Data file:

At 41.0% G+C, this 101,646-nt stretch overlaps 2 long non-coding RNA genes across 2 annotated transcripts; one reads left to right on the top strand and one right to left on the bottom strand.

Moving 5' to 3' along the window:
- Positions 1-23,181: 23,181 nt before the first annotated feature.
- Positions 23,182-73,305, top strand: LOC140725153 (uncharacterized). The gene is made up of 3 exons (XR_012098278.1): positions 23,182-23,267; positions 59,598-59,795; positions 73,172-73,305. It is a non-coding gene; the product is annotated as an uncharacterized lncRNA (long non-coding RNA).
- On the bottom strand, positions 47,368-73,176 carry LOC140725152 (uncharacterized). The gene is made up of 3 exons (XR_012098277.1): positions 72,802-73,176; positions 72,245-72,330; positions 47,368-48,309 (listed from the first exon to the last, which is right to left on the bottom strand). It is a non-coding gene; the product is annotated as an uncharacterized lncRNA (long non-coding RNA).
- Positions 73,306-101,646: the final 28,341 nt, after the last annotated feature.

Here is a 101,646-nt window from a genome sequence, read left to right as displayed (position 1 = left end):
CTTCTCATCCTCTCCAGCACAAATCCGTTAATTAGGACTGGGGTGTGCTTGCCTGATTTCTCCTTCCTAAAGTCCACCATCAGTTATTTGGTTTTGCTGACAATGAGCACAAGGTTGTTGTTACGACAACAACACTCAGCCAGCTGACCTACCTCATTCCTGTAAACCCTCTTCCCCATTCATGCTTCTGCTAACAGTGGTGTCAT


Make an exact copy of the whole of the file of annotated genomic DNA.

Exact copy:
At 41.0% G+C, this 101,646-nt stretch overlaps 2 long non-coding RNA genes across 2 annotated transcripts; one reads left to right on the top strand and one right to left on the bottom strand.

Moving 5' to 3' along the window:
- Positions 1-23,181: 23,181 nt before the first annotated feature.
- Positions 23,182-73,305, top strand: LOC140725153 (uncharacterized). The gene is made up of 3 exons (XR_012098278.1): positions 23,182-23,267; positions 59,598-59,795; positions 73,172-73,305. It is a non-coding gene; the product is annotated as an uncharacterized lncRNA (long non-coding RNA).
- On the bottom strand, positions 47,368-73,176 carry LOC140725152 (uncharacterized). The gene is made up of 3 exons (XR_012098277.1): positions 72,802-73,176; positions 72,245-72,330; positions 47,368-48,309 (listed from the first exon to the last, which is right to left on the bottom strand). It is a non-coding gene; the product is annotated as an uncharacterized lncRNA (long non-coding RNA).
- Positions 73,306-101,646: the final 28,341 nt, after the last annotated feature.

Here is a 101,646-nt window from a genome sequence, read left to right as displayed (position 1 = left end):
CTTCTCATCCTCTCCAGCACAAATCCGTTAATTAGGACTGGGGTGTGCTTGCCTGATTTCTCCTTCCTAAAGTCCACCATCAGTTATTTGGTTTTGCTGACAATGAGCACAAGGTTGTTGTTACGACAACAACACTCAGCCAGCTGACCTACCTCATTCCTGTAAACCCTCTTCCCCATTCATGCTTCTGCTAACAGTGGTGTCAT